Another thought that occurs to me: one difference in the wording that nobody is fixing upon is that the phrase "gays and lesbians" makes it obvious that the ruling will affect both men and women. My impression (and maybe I'm wrong) is that in general, abstract discussions about sexuality, when someone says "homosexuals", the image that pops into most people's minds is gay men.

    If I'm right here, then the people who were asked about "homosexuals" were mainly picturing gay men serving in the military–and because of the common stereotype that gay men are less masculine, more effeminate, etc, this might evoke a negative reaction in people with a certain world-view. But the people who were asked about "gay men and lesbians" were forced, by the wording of the question, to consider both genders–and there is the corresponding stereotype that lesbians are *more* masculine and less effeminate.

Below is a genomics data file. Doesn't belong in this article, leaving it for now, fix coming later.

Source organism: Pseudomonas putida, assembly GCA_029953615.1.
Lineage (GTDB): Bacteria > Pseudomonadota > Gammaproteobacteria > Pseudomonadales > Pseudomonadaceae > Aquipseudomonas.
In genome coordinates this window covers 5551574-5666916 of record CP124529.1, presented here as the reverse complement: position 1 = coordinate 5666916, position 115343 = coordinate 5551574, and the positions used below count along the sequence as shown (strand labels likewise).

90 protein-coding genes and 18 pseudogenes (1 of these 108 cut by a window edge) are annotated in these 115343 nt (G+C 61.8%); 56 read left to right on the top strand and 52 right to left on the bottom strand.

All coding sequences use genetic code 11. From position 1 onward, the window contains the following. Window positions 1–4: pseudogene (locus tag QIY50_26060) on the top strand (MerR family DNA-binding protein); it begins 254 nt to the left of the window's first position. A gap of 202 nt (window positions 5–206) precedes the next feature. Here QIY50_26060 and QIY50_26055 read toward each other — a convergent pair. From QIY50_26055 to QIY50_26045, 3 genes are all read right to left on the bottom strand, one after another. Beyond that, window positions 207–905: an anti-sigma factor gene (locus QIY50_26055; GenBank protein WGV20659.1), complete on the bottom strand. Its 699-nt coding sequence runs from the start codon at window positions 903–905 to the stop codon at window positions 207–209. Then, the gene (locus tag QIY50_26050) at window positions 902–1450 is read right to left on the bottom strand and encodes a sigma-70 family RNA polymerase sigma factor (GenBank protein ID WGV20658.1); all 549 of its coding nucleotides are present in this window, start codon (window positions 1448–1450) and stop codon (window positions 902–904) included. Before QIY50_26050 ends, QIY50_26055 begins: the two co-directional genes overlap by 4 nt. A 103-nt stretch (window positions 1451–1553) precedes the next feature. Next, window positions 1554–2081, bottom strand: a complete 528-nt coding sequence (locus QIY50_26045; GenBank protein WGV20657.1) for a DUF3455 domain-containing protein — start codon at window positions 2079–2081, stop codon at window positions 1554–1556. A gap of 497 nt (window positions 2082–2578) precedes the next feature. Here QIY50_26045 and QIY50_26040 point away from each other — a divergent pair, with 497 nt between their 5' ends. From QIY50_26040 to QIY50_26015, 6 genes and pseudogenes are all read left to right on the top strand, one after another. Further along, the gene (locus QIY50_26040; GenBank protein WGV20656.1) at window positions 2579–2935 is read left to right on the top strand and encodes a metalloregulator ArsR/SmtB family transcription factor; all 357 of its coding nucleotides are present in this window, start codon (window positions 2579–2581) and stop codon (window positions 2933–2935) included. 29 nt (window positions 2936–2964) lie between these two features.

I would be very interested to see results of a survey where half the people were asked if "homosexuals" should serve openly in the army, and the other half were asked if "gay people" should serve openly. I imagine you wouldn't see such a stark difference. Likewise, I'd like to see a study where half the people were asked if "gay men" should serve openly, and the other half were asked if "lesbians" should serve openly.

  16. Russell said,

    February 12, 2010 @ 12:47 pm

    Chuck Fillmore has a paper, "A linguistic look at survey research" (Cognition and Survey Research, 1999). As I recall, he mostly addressed issues of presupposition and technical vs lay uses of words (and it was not experimental at all). The other papers in that volume might contain something of relevance, but I don't have access to it at the moment.

  17. Chandra said,

    February 12, 2010 @ 1:18 pm

    I think people are squeamish about any term that contains the word "sexual".

    [(myl) Again, a plausible theory -- but researchers in the relevant subdisciplines are pretty good at testing such theories. The thing that strikes me is that (in this area of opinion research) it seems that hardly anyone ever does any empirical investigation (of purported causes, as opposed to effects), despite the great practical significance of the issues involved.]

  18. IrrationalPoint said,

    February 12, 2010 @ 1:50 pm